Posts Tagged ‘CRT-D’

March 30th, 2014

Long-Term Follow-Up from MADIT-CRT: Guideline Implications

Arthur J. Moss discusses his research group’s study of long-term survival for patients who received cardiac resynchronization therapy with a defibrillator in the MADIT-CRT trial.

March 30th, 2014

MADIT-CRT Long-Term Follow-Up Shows Survival Benefit with CRT-D

MADIT-CRT was an influential trial that showed a reduction in heart failure complications — but not mortality — when cardiac resynchronization therapy (CRT) was added to an implantable defibrillator in patients with mild heart failure who also had left bundle-branch block (LBBB). Patients in the trial were followed for 2.4 years, raising questions about the long-term effects […]

August 13th, 2013

Observational Study Lends Support to CRT Guidelines

A large observational study published in JAMA suggests that patients with left bundle-branch block (LBBB) and longer QRS duration derive the most benefit from a cardiac resynchronization therapy defibrillator (CRT-D). The findings appear to support current, but often criticized, guidelines from the American College of Cardiology, American Heart Association, and the Heart Rhythm Society, in which a class I […]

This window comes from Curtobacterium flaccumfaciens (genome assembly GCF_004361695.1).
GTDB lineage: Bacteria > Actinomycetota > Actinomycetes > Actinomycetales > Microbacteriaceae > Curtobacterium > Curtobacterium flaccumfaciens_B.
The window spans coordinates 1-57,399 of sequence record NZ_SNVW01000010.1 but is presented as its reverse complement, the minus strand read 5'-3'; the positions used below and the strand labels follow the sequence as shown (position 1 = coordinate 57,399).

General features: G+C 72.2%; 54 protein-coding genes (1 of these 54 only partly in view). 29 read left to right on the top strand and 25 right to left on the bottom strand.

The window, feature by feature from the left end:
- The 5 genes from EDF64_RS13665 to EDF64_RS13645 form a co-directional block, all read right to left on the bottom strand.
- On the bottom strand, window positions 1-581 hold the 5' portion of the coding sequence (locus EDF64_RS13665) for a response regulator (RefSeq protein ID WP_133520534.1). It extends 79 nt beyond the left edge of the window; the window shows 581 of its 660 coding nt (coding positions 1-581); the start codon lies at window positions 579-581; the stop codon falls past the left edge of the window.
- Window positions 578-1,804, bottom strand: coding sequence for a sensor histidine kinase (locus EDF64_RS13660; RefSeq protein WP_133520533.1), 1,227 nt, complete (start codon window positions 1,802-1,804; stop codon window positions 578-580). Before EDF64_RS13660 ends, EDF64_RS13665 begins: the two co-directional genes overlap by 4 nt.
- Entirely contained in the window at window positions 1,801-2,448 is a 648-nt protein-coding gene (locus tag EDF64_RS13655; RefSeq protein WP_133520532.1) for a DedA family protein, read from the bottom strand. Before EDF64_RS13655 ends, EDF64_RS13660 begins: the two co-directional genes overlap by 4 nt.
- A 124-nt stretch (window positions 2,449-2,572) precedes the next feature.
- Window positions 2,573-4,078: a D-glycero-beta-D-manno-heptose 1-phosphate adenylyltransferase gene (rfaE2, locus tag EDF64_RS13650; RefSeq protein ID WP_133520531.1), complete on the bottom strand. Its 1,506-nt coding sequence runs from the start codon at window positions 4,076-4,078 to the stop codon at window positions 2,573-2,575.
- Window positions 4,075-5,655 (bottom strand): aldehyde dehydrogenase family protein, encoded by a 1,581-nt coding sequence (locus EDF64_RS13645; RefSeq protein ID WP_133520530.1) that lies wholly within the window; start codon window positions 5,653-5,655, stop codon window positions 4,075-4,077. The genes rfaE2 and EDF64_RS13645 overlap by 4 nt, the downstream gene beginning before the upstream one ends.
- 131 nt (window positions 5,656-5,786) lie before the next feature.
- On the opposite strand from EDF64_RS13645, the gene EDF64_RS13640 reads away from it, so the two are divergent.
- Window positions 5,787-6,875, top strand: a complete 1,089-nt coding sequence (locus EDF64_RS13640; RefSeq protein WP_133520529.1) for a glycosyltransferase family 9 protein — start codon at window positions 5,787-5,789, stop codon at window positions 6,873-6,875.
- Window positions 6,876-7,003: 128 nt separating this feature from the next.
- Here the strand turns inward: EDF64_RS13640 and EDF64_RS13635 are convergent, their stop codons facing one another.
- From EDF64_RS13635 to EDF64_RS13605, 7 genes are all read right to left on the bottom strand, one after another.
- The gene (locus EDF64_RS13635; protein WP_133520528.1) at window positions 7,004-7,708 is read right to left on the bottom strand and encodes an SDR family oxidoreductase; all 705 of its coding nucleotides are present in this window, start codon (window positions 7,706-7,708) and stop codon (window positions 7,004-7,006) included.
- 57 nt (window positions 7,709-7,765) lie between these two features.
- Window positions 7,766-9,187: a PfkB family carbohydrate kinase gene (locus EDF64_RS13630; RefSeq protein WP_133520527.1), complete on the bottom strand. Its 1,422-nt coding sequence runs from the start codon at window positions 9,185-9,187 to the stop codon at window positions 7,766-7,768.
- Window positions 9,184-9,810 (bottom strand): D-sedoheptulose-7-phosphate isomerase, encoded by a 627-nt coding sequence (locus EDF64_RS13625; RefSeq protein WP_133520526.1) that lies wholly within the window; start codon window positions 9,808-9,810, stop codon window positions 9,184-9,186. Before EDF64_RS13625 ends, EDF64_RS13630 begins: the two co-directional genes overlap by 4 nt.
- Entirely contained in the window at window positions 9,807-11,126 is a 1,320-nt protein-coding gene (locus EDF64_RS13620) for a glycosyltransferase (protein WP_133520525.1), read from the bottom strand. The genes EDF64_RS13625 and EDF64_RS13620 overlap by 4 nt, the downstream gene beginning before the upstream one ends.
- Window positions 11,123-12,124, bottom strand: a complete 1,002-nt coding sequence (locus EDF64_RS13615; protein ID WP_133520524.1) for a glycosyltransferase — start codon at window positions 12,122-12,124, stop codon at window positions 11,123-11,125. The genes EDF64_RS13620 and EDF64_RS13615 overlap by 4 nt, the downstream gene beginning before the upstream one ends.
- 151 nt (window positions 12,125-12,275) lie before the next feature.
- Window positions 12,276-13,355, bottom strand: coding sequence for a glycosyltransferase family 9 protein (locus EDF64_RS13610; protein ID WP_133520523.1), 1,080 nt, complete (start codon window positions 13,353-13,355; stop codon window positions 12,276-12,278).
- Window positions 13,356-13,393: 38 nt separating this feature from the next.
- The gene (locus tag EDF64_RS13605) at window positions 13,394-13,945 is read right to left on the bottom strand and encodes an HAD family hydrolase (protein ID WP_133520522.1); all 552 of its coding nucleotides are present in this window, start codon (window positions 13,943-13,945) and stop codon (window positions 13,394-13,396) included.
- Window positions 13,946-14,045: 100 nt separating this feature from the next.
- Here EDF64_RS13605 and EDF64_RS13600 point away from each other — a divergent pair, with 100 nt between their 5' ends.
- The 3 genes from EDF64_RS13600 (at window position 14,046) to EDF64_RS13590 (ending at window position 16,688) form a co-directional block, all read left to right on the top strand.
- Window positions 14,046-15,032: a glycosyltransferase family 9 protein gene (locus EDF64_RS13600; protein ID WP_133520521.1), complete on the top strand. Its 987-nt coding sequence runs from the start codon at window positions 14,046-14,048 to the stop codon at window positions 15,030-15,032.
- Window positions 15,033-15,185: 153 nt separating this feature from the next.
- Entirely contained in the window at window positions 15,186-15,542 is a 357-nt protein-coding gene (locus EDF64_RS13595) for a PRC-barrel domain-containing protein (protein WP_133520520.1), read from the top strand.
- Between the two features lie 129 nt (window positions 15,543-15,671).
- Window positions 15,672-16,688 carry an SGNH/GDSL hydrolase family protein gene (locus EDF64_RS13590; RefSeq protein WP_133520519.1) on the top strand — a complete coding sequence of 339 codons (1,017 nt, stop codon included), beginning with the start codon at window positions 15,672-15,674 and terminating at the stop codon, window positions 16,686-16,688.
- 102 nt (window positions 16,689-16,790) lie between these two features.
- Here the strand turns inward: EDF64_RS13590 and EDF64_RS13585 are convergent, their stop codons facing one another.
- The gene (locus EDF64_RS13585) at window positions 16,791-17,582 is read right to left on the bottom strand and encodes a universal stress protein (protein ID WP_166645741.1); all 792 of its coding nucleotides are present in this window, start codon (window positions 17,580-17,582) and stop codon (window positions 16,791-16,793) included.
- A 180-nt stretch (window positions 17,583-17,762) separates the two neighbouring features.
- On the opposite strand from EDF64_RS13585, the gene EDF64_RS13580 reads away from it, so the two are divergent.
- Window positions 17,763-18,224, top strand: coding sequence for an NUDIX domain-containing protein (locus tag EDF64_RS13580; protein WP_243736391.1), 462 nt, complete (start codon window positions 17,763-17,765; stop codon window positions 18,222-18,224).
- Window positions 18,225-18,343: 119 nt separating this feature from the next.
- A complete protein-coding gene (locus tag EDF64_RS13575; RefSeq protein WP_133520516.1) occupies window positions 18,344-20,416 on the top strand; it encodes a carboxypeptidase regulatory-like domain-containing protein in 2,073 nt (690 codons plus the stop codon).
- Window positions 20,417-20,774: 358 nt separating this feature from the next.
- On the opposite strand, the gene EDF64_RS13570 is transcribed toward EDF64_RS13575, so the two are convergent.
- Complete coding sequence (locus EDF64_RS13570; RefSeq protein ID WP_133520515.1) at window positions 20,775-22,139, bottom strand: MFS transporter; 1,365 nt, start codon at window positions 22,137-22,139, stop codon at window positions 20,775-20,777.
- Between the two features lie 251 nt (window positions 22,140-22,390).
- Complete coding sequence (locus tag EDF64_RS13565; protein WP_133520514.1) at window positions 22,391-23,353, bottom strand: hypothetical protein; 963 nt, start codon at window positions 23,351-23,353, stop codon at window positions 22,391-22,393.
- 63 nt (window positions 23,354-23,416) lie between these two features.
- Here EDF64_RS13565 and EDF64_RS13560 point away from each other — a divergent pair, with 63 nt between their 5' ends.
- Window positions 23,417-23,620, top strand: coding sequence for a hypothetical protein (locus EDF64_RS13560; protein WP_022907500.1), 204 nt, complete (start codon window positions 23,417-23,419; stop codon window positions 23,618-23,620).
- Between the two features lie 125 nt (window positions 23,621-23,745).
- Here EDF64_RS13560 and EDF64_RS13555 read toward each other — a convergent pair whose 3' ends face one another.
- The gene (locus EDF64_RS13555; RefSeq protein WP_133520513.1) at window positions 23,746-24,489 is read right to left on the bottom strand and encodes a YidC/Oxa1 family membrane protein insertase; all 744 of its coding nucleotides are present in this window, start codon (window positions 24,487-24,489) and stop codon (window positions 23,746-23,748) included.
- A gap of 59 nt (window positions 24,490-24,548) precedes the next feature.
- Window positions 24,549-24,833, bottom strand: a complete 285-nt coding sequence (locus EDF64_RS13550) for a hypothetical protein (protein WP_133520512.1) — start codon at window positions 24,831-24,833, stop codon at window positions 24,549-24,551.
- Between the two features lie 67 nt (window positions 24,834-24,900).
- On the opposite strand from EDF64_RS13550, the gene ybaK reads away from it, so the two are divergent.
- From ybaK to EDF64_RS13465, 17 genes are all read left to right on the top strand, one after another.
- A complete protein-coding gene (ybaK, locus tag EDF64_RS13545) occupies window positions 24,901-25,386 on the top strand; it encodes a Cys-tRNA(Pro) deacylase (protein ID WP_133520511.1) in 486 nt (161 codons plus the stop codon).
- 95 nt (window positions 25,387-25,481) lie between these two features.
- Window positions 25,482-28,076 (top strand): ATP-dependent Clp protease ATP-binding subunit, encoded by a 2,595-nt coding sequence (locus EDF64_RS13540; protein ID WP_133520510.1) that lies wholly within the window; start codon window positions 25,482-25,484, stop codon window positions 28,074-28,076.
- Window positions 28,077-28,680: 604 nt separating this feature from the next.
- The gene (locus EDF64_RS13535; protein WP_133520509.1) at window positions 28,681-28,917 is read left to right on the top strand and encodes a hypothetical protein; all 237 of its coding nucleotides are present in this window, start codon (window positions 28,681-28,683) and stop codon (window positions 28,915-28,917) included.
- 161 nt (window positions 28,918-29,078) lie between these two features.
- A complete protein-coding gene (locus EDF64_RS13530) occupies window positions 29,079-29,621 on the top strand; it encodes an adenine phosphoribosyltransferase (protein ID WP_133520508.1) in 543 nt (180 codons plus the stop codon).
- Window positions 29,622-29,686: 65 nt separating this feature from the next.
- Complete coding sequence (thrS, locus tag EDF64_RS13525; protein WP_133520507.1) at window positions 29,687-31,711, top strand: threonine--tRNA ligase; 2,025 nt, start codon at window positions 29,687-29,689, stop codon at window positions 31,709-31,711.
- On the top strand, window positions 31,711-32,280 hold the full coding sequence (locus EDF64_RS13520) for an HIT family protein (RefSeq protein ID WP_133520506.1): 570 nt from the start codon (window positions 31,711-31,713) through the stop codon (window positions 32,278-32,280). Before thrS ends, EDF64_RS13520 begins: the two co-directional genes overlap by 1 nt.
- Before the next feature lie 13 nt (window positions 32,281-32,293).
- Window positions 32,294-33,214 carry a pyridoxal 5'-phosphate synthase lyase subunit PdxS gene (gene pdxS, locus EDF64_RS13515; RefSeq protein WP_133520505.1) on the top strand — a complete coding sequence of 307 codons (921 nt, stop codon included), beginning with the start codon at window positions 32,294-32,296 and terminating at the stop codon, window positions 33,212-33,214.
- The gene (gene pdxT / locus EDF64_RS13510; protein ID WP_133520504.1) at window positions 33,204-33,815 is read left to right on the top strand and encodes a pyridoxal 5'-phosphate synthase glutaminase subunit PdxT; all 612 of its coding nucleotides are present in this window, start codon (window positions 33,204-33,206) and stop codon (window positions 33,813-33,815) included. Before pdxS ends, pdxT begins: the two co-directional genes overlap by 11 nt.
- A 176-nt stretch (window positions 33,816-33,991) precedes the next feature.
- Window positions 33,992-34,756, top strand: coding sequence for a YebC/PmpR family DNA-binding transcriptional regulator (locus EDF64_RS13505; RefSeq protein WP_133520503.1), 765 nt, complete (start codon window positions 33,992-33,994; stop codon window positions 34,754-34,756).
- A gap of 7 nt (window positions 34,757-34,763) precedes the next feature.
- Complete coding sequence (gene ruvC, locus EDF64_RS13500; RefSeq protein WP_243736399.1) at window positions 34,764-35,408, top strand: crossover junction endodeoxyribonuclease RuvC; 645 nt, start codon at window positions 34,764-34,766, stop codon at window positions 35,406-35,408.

June 14th, 2011

CRT for HF Patients with Moderately Prolonged QRS Interval: Unethical?

Approximately 40% of cardiac resynchronization therapy (CRT) devices are implanted in patients with QRS intervals below 150 msecs, but a meta-analysis published in Archives in Internal Medicine finds that these patients may not benefit from the device. Ilke Sipahi and colleagues performed a meta-analysis that included five CRT clinical trials (COMPANION, CARE-HF, REVERSE, MADIT-CRT, RAFT) with […]

September 17th, 2010

FDA Grants Expanded Indication to CRT-D Devices

The FDA has expanded the indication for CRT-D devices made by Boston Scientific. Previously, the devices had been approved only in NYHA Class III and IV patients. The expanded indication now includes Class I and II patients who have left bundle branch block. The expanded indication is based on data from the MADIT-CRT trial. “This approval […]